Mark Knopfler released a tribute to Donegan entitled “Donegan’s Gone” on his 2004 album, Shangri-La, and said he was one of his greatest influences.[2] Donegan’s music formed a musical starring his two sons. Lonnie D – The Musical took its name from the Chas & Dave tribute song which started the show. Subsequently, Peter Donegan formed a band to perform his father’s material and has since linked with his father’s band from the last 30 years with newcomer Eddie Masters on bass. They made an album together in 2009 entitled “Here We Go Again”. Donegan’s eldest son, Anthony, also formed his own band, as Lonnie Donegan Jnr.

On his album A Beach Full of Shells, Al Stewart paid tribute to Donegan in the song “Katherine of Oregon”. In “Class of ’58” he describes a British entertainer who is either Donegan or a composite including him.

Peter Sellers recorded Puttin’ on the Smile featuring “Lenny Goonagain”, who travels to the “Deep South” of Brighton and finds an “obscure folk song hidden at the top of the American hit parade”, re-records it and reaches number one in the UK.

During the situation between Jay Leno and Conan O’Brien, David Letterman, pretending to try to remember Jimmy Fallon’s name, called him “Lonnie Donegan.” (by wikipedia)

And here´s a sampler with his most popular songs fromthe Fifites … a great collection, a great chance to discover a man, who influenced many of the British rock musicians from the Sixties.

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Personnel:

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Tracklist:
01. Have A Drink On Me (Lomax/Ledbetter/Donegan/Buchanan) 2.49
02. Nobody Loves Like An Irishman (Donegan) 2.41
03. Cumberland Gap (Donegan) 1.58
04. Seven Golden Daffodils (Mosley/Hayes) 3.02
05. Puttin’ On The Style (Cazden) 3.24
06. Battle Of New Orleans (Traditional 3.10
07. Rock O’ My Soul (Traditional) 2.31
08. Fort Worth Jail (Reinhardt) 2.13
09. Grand Coulee Dam (Donegan/Guthrie) 2.39
10. My Old Man’s A Dustman (Ballad Of A Refuse Disposal Officer) (Donegan/Buchanan) 3.21

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Lonnie Donegan (29 April 1931 – 3 November 2002)

Various Artists – European Jazz – Volume 05 – France (Part 2) (2012)

FrontCover1.jpgAt one time, the concept of “European Jazz” meant very little indeed. While jazz was developing in the USA in the 1920s, there was almost no European jazz to speak of. Some Americans – Benny Carter, Coleman Hawkins, Sidney Bechet – came to Europe and made an impact there in the 1930s but it was not until the thirties that Europeans began to develop their own jazz significantly. Perhaps the most outstanding group was the Quintet of the Hot Club of France, formed in 1934, with its two virtuosos Django Reinhardt and Stéphane Grappelli.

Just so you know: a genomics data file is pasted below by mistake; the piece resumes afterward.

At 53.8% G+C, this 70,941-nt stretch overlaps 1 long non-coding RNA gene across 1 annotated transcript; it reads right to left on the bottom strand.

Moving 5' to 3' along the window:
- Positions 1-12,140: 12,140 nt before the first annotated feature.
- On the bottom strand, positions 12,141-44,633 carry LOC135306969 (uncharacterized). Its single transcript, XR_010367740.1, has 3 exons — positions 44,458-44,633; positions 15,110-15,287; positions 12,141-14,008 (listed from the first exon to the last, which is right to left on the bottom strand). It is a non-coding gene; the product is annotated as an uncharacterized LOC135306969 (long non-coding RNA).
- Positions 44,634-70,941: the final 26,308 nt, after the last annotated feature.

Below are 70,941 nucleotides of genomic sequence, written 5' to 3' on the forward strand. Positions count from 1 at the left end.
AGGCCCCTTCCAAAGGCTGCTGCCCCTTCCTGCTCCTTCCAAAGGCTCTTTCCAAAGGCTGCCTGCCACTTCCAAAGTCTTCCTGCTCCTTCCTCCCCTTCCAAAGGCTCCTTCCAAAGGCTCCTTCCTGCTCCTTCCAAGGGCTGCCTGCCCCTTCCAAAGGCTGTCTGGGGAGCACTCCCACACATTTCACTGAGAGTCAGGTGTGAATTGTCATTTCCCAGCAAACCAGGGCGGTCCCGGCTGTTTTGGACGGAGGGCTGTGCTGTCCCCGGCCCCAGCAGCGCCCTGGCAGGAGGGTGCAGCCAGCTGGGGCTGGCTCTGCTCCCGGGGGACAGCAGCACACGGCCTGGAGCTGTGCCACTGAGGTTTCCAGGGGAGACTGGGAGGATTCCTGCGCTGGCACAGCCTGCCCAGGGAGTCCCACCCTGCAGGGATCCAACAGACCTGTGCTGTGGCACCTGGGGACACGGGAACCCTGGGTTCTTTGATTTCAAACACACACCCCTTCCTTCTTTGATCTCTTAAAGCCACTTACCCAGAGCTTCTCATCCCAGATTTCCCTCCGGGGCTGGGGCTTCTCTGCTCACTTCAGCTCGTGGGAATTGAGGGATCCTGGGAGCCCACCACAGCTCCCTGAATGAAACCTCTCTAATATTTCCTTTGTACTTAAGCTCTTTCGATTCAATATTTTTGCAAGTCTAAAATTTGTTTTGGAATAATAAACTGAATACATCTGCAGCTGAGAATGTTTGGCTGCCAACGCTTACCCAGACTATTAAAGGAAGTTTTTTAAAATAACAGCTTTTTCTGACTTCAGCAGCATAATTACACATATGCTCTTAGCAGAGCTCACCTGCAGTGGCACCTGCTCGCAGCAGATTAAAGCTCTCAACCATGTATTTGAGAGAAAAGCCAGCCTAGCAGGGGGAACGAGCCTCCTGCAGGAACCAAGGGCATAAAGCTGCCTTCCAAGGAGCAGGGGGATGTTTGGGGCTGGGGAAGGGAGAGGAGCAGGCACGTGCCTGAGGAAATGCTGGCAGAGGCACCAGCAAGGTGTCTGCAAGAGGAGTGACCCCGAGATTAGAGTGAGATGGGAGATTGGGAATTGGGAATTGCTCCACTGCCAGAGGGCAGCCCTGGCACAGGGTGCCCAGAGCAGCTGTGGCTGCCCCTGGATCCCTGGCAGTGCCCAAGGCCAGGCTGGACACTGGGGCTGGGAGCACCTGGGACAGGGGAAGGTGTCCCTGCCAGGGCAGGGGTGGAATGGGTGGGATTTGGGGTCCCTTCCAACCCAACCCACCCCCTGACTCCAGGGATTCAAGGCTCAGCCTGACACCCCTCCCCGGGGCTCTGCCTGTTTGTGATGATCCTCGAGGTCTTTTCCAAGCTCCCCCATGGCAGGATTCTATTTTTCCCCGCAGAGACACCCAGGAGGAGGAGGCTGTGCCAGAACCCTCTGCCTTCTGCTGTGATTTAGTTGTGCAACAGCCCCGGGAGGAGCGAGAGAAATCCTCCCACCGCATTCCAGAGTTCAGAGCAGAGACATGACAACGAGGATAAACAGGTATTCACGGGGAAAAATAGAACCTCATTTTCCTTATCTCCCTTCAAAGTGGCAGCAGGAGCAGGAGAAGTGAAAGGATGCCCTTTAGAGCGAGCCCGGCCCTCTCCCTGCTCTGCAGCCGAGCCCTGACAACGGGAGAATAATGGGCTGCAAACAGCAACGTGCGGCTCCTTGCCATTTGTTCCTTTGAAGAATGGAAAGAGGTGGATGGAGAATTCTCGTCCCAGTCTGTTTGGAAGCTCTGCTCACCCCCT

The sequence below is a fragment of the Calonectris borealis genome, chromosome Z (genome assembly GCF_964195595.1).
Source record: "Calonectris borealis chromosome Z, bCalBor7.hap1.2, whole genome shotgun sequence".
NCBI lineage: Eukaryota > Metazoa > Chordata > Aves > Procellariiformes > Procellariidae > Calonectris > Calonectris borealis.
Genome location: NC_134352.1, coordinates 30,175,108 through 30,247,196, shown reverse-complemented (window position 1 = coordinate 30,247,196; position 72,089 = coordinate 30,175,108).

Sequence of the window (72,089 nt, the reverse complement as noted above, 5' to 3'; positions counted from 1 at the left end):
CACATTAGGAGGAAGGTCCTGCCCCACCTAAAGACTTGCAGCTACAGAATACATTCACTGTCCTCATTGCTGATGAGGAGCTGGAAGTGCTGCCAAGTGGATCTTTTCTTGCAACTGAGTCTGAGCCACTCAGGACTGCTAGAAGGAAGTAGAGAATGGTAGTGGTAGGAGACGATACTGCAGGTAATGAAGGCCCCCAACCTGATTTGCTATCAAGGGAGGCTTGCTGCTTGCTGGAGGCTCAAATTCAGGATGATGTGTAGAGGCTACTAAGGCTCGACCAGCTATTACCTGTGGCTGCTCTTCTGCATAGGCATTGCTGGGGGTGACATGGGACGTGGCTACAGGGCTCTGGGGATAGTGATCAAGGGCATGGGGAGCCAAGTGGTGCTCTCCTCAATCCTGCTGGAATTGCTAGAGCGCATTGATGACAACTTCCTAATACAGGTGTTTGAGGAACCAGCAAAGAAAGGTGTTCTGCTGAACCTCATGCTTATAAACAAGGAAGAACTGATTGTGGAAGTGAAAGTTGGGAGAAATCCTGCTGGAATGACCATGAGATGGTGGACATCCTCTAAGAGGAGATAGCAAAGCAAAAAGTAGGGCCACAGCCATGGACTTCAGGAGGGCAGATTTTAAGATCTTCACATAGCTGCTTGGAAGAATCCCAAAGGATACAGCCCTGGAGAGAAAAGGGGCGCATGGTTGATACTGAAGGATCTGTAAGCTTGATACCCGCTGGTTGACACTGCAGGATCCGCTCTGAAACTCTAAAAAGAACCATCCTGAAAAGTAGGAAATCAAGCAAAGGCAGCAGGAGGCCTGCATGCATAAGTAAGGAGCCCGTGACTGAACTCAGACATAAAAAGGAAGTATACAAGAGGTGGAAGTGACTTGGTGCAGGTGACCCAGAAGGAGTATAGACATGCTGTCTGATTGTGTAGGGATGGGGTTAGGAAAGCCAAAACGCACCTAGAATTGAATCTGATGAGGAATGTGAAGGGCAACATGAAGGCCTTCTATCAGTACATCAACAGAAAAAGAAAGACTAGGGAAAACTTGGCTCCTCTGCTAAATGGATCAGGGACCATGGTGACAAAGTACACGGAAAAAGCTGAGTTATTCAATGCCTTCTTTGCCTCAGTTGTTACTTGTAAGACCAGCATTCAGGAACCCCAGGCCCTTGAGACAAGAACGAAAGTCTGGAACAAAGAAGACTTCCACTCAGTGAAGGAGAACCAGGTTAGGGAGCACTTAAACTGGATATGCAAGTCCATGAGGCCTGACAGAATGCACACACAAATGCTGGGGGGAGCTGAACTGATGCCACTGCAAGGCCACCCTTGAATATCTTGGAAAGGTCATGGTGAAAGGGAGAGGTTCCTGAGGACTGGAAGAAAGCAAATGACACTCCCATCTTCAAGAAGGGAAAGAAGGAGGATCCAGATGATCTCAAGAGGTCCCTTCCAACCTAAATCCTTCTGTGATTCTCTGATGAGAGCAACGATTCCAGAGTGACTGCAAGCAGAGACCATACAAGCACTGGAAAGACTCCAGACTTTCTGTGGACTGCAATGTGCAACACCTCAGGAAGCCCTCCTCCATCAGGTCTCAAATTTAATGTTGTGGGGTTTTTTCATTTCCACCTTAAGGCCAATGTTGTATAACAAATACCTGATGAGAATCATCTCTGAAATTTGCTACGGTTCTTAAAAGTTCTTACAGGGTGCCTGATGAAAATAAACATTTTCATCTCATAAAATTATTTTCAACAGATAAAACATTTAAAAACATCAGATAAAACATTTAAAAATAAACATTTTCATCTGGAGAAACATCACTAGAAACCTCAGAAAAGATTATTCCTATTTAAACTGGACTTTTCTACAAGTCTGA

This group is not represented in this ten-CD boxed set, which suggests that the compilation is making no attempt at a historical survey. Indeed, it is difficult to know what this set is trying to do. It seems as if the compilers simply put together tracks to which they had access, and there is little attempt to provide a balanced view of European jazz. Nevertheless, this collection can be educative in opening our ears to some artists we may not have heard before. It also supplies a cross-section (albeit limited) of how Europeans developed jazz, mostly in the 1950s and 1960s.

This compilation makes it clear that European jazz was very much influenced by the Americans. For example, the tenorist on track 2 of the third CD sounds very like Stan Getz, while the altoist on the third track betrays the influence of Charlie Parker. And the Michael Naura Quintet on the eighth CD could be mistaken for the Modern Jazz Quartet.

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I can’t tell you who most of the individual musicians are, as detailed personnels are sadly not given. This is a nuisance, as I would like to be able to identify (for instance) the bongo Brandenburgplayer on track 9 of the fifth CD. However, one lesson of many tracks in this collection is that many Europeans learnt from the bebop pioneers – and from such groups as the Gerry Mulligan Quartet. As most of the tracks in this compilation come from the fifties and sixties, there is little individuality in the music from the different countries, as it was only later that they began to develop their own distinctive styles.